When President Obama speaks about competing with China and India, one is reminded of precisely the sheer numbers of college educated people in these countries who are taking over science and engineering jobs.
However, we forget a crucial point when we compare a free economy like the US with that of developing nations who only opened up their economies a few decades ago. A person in the US can make a decent living in many careers and still be able to afford a middle class lifestyle - roof over head (maybe rented) with all the modern appliances such as a washing machine, dishwasher, TV, etc. and food to eat although this has been changing recently with the economic downturn and the higher-than-usual unemployment rates in many places. Unfortunately, this is not the case in the developing world.

On the other hand, in the US, too, more and more young people have been opting for highly paid careers in IT, marketing, banking and other fields for a job that utilizes their brains and provides them means for advancement.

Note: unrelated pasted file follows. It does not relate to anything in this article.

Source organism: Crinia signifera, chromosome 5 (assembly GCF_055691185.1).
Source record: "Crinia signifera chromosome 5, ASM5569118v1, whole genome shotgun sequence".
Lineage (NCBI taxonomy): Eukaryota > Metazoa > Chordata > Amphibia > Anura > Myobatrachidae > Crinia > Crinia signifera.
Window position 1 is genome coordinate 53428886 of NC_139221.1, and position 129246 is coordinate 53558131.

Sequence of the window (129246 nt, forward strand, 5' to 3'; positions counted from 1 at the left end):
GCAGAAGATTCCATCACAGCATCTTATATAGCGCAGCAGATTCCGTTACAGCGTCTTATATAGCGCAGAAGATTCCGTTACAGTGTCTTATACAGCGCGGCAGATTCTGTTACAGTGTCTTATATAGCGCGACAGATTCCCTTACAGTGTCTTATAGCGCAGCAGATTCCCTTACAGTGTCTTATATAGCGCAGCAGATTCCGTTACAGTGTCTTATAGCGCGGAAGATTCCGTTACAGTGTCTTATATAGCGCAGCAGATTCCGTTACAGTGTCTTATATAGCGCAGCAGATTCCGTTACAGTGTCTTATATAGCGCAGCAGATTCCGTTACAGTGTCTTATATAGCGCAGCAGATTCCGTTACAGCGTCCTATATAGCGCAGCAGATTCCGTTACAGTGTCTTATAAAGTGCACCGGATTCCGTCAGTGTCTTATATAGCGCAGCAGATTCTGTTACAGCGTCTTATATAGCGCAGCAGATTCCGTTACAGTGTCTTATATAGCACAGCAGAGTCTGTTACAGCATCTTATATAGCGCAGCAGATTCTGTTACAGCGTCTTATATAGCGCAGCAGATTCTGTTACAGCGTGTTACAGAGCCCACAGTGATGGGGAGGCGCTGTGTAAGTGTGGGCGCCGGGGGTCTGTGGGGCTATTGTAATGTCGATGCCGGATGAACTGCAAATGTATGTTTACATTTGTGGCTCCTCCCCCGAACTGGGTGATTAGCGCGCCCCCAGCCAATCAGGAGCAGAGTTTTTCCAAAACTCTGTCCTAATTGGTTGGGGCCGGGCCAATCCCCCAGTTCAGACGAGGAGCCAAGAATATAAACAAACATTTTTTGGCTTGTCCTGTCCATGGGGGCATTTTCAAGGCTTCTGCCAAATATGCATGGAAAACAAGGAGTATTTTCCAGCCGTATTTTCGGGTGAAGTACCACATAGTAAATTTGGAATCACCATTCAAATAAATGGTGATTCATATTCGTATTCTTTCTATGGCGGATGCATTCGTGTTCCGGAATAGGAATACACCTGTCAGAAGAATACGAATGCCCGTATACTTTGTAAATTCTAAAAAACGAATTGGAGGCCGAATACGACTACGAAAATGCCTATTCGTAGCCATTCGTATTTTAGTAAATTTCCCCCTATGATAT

There is also social prestige involved in many professions. A friend of mine wanted to be a doctor as did many of my peers. If you ask why even today, many would probably say that they want to save lives. In the event of not making the cut for a medical college, some feel like failures. If you want to save lives, there are many other indirect ways, too, for example, one could work in related medical fields such as pharmacy or biochemical research or even counseling.

The other problem in a country such as India is that the education system is pretty rigid. A student has to choose a stream such as science or arts at the high school level and there is no going back on that choice. A science student can jump into arts but not vice versa. Once you get into a professional degree course such as medicine or engineering, either you quit entirely or finish. The university system operates in a linear fashion and there is no concept of accumulating credits and using them to major in something else entirely. This causes even more panic to 'choose rightly' at the tender age of sixteen.

Although the US has a flexible education system where one can re-enter college at any age and major in anything, the higher cost of college education as compared to India where the state does subsidize higher education to some extent makes it all the more difficult to get a higher end degree in medicine or engineering at a later stage in life.